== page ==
Sunday, February 7, 2016

Thai police on the run from counterfeiters

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The Department of Special Investigations tried to raid Rong Kluea market on the border with Cambodia last week. The market sells a wide variety of counterfeit goods from clothing to watches to food usually with second hand products which is its main function. It is part of the route for Chinese made fake goods via Cambodia into Thailand. Enforcement officials along with various observers representing rights holders tried to conduct enforcement of court orders to seize fake goods. These were acknowledged to be counterfeits.
Suddenly 400 Cambodian labourers attacked the police stoning them with various objects, overturning a car and forcing them to flee. Clearly they were resentful of the attack on their livelihoods in a very poor part of the country, in a tricky border region.  Now a war of words between the police and local officials has blown up, with a politician linked to corruption allegations in the market.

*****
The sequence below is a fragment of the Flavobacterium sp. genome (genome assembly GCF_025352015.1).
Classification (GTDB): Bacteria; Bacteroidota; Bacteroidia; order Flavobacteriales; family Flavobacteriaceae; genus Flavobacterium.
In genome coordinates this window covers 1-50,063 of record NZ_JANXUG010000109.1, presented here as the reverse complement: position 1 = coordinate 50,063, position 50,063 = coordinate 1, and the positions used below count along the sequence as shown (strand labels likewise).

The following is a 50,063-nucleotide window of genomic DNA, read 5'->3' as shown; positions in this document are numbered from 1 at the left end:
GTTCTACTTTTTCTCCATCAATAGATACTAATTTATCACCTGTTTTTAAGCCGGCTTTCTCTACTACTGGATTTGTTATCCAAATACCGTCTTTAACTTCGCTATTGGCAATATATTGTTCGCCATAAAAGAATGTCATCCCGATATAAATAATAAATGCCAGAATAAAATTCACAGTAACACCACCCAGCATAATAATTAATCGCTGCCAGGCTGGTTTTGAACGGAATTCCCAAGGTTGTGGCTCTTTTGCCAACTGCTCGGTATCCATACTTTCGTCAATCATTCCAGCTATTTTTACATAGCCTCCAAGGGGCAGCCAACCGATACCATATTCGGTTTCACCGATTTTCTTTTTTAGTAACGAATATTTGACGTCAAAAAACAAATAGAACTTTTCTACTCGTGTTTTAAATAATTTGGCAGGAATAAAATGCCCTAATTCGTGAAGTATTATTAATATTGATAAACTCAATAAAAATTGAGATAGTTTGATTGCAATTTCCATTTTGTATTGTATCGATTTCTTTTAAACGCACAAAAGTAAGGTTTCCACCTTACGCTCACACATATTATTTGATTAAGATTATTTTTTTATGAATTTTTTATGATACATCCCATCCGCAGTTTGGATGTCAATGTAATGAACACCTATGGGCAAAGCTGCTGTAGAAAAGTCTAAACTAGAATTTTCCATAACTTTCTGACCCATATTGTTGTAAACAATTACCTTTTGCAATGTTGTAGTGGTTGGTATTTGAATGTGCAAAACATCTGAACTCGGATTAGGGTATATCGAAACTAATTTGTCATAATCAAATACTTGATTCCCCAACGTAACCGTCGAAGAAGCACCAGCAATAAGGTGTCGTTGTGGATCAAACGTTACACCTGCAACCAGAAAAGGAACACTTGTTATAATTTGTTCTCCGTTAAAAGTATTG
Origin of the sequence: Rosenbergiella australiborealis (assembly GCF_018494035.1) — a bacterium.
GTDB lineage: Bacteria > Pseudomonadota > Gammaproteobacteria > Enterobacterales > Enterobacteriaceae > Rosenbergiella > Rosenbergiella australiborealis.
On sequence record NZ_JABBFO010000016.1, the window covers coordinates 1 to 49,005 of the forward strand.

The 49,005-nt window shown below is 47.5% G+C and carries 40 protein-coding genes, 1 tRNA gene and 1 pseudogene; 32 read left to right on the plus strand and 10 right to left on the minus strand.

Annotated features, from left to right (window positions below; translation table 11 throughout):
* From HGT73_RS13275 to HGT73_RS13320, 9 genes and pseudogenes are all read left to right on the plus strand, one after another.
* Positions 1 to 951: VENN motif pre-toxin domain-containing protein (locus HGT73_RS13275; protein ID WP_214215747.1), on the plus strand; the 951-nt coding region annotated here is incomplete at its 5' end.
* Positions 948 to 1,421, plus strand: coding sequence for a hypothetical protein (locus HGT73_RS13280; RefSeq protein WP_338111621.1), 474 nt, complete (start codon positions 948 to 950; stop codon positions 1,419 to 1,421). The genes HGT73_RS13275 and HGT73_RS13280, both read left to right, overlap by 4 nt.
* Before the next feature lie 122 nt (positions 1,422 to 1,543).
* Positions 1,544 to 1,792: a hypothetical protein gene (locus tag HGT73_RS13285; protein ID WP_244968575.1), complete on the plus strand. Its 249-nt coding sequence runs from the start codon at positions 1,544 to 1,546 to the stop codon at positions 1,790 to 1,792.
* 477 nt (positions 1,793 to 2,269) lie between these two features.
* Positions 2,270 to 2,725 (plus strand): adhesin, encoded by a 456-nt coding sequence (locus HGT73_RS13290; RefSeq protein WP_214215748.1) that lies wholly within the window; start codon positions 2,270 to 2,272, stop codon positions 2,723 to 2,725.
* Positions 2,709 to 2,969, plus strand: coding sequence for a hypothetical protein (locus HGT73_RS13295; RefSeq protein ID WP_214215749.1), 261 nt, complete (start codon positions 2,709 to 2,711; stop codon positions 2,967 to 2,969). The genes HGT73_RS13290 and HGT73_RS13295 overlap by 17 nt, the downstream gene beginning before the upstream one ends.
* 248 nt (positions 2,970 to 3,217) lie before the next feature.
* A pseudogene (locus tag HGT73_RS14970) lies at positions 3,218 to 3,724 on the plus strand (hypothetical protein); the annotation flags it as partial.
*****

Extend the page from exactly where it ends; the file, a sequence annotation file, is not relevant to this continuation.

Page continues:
There are two points arising from this. The first is that counterfeiting is part of a wider spectrum of low-level criminality and this demonstrates the problem. Governments need to manage illegal activities more effectively in emerging markets, not through force, but by ensuring that everyone observes the law. This requires policies to address poverty and jobs from innovative industries and stamping out corruption. But bare enforcement in a vacuum often causes problems.

Secondly South East Asia's northern land borders are the most lawless part of the region. Vietnam's northern border with China's Guangxi and Yunnan provinces and Myanmar's infamous Muse 105 border gate are the most obvious lawless land routes. But the Laotian border with China also creates a massive trade through Laos and Cambodia into Thailand, which those two countries cannot control. South East Asia's land borders remain one of the major entry points for fakes from China, which places a huge burden on the 5 SE Asian countries involved.

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